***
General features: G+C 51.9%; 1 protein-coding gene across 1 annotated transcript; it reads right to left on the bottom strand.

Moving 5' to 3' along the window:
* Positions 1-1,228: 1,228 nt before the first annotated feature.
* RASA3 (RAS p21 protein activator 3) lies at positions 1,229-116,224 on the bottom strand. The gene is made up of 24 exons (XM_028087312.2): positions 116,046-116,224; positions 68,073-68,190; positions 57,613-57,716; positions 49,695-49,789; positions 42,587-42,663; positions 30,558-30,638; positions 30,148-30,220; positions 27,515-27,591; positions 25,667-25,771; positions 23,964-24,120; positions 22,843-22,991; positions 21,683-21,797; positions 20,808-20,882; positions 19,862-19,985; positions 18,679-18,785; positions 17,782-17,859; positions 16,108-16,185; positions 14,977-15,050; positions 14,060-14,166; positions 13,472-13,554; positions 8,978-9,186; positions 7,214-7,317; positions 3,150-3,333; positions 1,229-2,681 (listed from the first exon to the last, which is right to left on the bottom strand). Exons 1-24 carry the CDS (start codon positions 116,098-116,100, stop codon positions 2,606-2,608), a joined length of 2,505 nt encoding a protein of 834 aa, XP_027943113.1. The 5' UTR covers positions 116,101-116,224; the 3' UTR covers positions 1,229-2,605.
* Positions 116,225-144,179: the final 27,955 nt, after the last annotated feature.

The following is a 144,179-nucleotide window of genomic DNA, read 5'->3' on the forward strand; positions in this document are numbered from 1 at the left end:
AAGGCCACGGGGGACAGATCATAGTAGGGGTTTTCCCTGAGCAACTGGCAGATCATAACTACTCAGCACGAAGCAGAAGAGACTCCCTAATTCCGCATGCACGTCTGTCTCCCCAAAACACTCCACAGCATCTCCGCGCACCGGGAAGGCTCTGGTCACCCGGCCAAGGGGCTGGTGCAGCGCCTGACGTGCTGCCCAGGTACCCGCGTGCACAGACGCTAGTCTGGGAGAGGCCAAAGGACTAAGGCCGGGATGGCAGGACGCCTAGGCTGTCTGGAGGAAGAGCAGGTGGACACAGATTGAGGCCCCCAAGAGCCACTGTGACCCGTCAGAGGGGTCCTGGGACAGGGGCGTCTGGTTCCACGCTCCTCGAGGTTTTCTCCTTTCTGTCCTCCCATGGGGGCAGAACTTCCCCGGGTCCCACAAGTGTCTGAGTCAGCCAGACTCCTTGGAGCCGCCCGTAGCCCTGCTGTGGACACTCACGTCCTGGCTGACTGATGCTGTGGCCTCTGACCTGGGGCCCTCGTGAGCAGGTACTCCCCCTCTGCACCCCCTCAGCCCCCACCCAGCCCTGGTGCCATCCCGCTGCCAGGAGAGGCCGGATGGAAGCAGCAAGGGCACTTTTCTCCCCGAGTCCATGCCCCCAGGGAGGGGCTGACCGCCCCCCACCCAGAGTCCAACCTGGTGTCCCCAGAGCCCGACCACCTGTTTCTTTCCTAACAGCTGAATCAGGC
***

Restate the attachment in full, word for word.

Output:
General features: G+C 51.9%; 1 protein-coding gene across 1 annotated transcript; it reads right to left on the bottom strand.

Moving 5' to 3' along the window:
* Positions 1-1,228: 1,228 nt before the first annotated feature.
* RASA3 (RAS p21 protein activator 3) lies at positions 1,229-116,224 on the bottom strand. The gene is made up of 24 exons (XM_028087312.2): positions 116,046-116,224; positions 68,073-68,190; positions 57,613-57,716; positions 49,695-49,789; positions 42,587-42,663; positions 30,558-30,638; positions 30,148-30,220; positions 27,515-27,591; positions 25,667-25,771; positions 23,964-24,120; positions 22,843-22,991; positions 21,683-21,797; positions 20,808-20,882; positions 19,862-19,985; positions 18,679-18,785; positions 17,782-17,859; positions 16,108-16,185; positions 14,977-15,050; positions 14,060-14,166; positions 13,472-13,554; positions 8,978-9,186; positions 7,214-7,317; positions 3,150-3,333; positions 1,229-2,681 (listed from the first exon to the last, which is right to left on the bottom strand). Exons 1-24 carry the CDS (start codon positions 116,098-116,100, stop codon positions 2,606-2,608), a joined length of 2,505 nt encoding a protein of 834 aa, XP_027943113.1. The 5' UTR covers positions 116,101-116,224; the 3' UTR covers positions 1,229-2,605.
* Positions 116,225-144,179: the final 27,955 nt, after the last annotated feature.

The following is a 144,179-nucleotide window of genomic DNA, read 5'->3' on the forward strand; positions in this document are numbered from 1 at the left end:
AAGGCCACGGGGGACAGATCATAGTAGGGGTTTTCCCTGAGCAACTGGCAGATCATAACTACTCAGCACGAAGCAGAAGAGACTCCCTAATTCCGCATGCACGTCTGTCTCCCCAAAACACTCCACAGCATCTCCGCGCACCGGGAAGGCTCTGGTCACCCGGCCAAGGGGCTGGTGCAGCGCCTGACGTGCTGCCCAGGTACCCGCGTGCACAGACGCTAGTCTGGGAGAGGCCAAAGGACTAAGGCCGGGATGGCAGGACGCCTAGGCTGTCTGGAGGAAGAGCAGGTGGACACAGATTGAGGCCCCCAAGAGCCACTGTGACCCGTCAGAGGGGTCCTGGGACAGGGGCGTCTGGTTCCACGCTCCTCGAGGTTTTCTCCTTTCTGTCCTCCCATGGGGGCAGAACTTCCCCGGGTCCCACAAGTGTCTGAGTCAGCCAGACTCCTTGGAGCCGCCCGTAGCCCTGCTGTGGACACTCACGTCCTGGCTGACTGATGCTGTGGCCTCTGACCTGGGGCCCTCGTGAGCAGGTACTCCCCCTCTGCACCCCCTCAGCCCCCACCCAGCCCTGGTGCCATCCCGCTGCCAGGAGAGGCCGGATGGAAGCAGCAAGGGCACTTTTCTCCCCGAGTCCATGCCCCCAGGGAGGGGCTGACCGCCCCCCACCCAGAGTCCAACCTGGTGTCCCCAGAGCCCGACCACCTGTTTCTTTCCTAACAGCTGAATCAGGC